Scientists 'Vaccinate' Plant to Boost Defense Against PestOctober 30, 2019
Stanford University scientists led by plant biologist Mary Beth Mudgett and chemical engineer Elizabeth Sattely have saved tomato and pepper plants from bacterial speck, a bacterial infestation that spreads from leaf to leaf, turning leaves yellow and ultimately killing the plants. The scientists treated uninfected leaves with a newly discovered and naturally occurring chemical called N-hydroxy-pipecolic acid (NHP) which triggered a series of chemical responses that made uninfected leaves less hospitable to pathogens seeking to invade.
A previous study found that NHP activates systemic acquired resistance (SAR) that creates a chemical defense shield to protect uninfected tissues. The defense system has been known to scientists, but what activated it was still unknown. The scientists applied NHP on the underside of tomato and pepper leaves, and infected the leaves with the bacterium that causes bacterial speck. The treated plants did not have any of the disease symptoms, suggesting that NHP had activated resistance. However, plants that had water applied to their leaves instead of NHP succumbed to the infection.
According to Mudgett, it was only last year that their team and another group discovered how NHP flipped on this defensive system in plants in the lab. They made NHP and used it as an inoculant to switch on the defense mechanism in crop plants, as well. The team analyzed the genomes of more than 50 plants, including maize and soybeans, as these plants could produce small quantities of NHP. Having shown that an extra dose of NHP triggered this self-defense system in tomatoes and peppers, the research team thinks that it might be possible to splice the NHP genes into commercial plants to boost their natural defenses.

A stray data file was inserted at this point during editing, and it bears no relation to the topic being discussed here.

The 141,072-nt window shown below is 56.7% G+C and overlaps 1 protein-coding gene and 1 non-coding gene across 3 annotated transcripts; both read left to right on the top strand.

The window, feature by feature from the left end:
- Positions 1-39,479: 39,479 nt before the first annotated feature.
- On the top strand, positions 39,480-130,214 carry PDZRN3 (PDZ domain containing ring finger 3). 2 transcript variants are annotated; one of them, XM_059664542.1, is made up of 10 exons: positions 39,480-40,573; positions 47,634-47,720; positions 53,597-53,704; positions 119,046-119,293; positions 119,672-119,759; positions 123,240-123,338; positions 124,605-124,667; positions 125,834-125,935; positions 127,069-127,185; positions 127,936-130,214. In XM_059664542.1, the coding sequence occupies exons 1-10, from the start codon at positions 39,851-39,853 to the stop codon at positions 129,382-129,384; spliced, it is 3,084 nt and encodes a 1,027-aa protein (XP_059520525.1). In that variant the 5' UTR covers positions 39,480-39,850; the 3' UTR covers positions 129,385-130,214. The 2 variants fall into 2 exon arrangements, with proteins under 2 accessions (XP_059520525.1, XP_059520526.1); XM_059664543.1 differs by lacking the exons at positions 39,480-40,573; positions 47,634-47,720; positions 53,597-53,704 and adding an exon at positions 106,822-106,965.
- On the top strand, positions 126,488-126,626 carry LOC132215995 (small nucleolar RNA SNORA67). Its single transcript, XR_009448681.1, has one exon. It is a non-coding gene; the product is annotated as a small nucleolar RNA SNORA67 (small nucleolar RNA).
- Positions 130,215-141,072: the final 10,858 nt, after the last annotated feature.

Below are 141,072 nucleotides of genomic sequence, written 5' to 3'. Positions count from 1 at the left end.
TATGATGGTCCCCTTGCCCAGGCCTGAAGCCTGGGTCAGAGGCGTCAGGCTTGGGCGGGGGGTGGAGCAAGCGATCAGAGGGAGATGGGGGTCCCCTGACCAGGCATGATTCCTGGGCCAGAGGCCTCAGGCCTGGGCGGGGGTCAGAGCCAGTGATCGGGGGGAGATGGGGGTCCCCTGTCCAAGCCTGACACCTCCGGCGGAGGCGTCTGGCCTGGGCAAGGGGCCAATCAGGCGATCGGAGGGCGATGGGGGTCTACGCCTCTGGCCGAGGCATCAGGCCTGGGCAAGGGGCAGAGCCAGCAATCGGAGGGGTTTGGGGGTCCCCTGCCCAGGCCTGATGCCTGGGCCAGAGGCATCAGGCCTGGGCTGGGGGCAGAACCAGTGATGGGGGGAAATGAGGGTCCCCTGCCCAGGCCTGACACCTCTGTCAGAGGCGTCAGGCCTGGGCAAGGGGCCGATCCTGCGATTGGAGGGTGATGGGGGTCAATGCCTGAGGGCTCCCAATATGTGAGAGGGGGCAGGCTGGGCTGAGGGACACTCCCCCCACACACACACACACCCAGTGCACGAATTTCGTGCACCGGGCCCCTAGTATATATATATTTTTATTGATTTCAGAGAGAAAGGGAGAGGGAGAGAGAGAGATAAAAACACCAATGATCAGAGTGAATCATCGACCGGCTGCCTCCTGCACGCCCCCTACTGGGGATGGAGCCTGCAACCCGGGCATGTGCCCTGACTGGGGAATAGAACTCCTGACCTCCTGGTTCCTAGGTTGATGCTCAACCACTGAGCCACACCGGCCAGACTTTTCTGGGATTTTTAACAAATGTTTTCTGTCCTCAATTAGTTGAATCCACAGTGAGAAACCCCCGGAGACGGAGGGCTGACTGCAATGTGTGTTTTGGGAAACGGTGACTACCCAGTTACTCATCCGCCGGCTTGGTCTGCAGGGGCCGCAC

For more details, read the Stanford News.
Biotech Updates is a weekly newsletter of ISAAA, a not-for-profit organization. It is distributed for free to over 22,000 subscribers worldwide to inform them about the key developments in biosciences, especially in biotechnology. Your support will help us in our mission to feed the world with knowledge. You can help by donating as little as $10.
See more articles:
News from Around the World
- 'Oppressively burdensome' Gov't Regulations Impede Longed-for Approval of Golden Rice
- Biotech Soybeans Now Cover 50% of the World's Biotech Crop Area
- Niger Parliament Approves National Biosafety Law
- International Research Team Traces Family Tree of More than 1,100 Green Plants Over 1 Billion Years
- Scientists 'Vaccinate' Plant to Boost Defense Against Pest
- Young NZ Scientists Appeal for Overhaul of GM Research Regulations
- Study Finds Organic Farming is Worse for Climate Change
- Interplay between miR156/SPL13 and DFR/WD40–1 Affects Drought Tolerance in Alfalfa
- Developing Ozone Tolerance in Tomato Might Interfere with Plant Disease Management
- CRISPR-Cas9 Used to Reduce Seed Dormancy in Rice
- Harvard, MIT Experts Develop New Gene Editing Technology
Read the latest:
- Biotech Updates (November 29, 2023)
- Gene Editing Supplement (November 29, 2023)
- Gene Drive Supplement (February 22, 2023)
Subscribe to BU: